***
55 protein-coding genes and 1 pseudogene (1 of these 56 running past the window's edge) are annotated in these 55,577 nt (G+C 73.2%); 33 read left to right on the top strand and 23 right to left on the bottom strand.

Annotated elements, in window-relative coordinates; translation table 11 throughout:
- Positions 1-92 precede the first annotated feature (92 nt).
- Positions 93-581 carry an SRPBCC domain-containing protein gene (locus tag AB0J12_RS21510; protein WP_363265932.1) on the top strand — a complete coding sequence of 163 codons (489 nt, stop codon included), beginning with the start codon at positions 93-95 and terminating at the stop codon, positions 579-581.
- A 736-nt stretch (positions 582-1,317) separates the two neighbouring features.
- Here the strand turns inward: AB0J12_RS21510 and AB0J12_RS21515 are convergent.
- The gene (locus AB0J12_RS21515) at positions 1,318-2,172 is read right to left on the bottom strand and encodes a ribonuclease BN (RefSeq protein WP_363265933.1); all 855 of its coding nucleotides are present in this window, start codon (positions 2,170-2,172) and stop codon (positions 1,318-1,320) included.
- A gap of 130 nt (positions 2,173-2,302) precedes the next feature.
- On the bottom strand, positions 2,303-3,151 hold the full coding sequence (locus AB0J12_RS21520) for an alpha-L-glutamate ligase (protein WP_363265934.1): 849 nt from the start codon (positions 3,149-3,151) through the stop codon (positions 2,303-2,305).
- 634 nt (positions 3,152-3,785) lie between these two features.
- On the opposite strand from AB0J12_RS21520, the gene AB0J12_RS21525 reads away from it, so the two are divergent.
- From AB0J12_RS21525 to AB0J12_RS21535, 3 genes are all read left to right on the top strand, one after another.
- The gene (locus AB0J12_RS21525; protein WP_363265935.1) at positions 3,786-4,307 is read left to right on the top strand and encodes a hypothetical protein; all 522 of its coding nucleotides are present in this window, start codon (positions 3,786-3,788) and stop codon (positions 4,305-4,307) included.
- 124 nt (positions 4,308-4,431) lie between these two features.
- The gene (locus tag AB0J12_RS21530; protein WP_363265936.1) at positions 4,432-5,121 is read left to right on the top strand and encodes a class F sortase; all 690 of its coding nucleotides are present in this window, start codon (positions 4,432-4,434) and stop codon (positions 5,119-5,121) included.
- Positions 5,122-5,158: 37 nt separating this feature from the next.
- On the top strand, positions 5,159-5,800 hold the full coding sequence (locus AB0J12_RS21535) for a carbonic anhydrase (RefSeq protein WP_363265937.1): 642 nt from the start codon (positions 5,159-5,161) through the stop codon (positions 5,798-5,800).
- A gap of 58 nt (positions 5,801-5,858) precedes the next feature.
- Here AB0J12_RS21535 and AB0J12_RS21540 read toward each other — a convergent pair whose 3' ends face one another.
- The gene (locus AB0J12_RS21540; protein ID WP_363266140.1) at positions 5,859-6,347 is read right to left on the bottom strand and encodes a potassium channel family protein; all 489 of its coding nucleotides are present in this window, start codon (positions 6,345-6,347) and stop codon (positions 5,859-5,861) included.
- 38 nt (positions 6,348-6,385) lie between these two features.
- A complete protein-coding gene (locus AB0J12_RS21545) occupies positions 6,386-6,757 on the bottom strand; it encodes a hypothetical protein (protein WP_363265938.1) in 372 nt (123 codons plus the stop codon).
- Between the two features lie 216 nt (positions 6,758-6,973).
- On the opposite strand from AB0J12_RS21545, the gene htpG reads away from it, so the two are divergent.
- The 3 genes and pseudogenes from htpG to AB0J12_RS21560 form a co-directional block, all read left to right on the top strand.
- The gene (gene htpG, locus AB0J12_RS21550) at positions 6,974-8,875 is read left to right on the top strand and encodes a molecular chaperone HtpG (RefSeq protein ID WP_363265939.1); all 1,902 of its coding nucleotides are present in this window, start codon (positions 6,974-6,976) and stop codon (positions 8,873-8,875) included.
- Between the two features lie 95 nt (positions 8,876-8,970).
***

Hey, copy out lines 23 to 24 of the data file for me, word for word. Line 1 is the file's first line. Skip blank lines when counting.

- Between the two features lie 216 nt (positions 6,758-6,973).
- On the opposite strand from AB0J12_RS21545, the gene htpG reads away from it, so the two are divergent.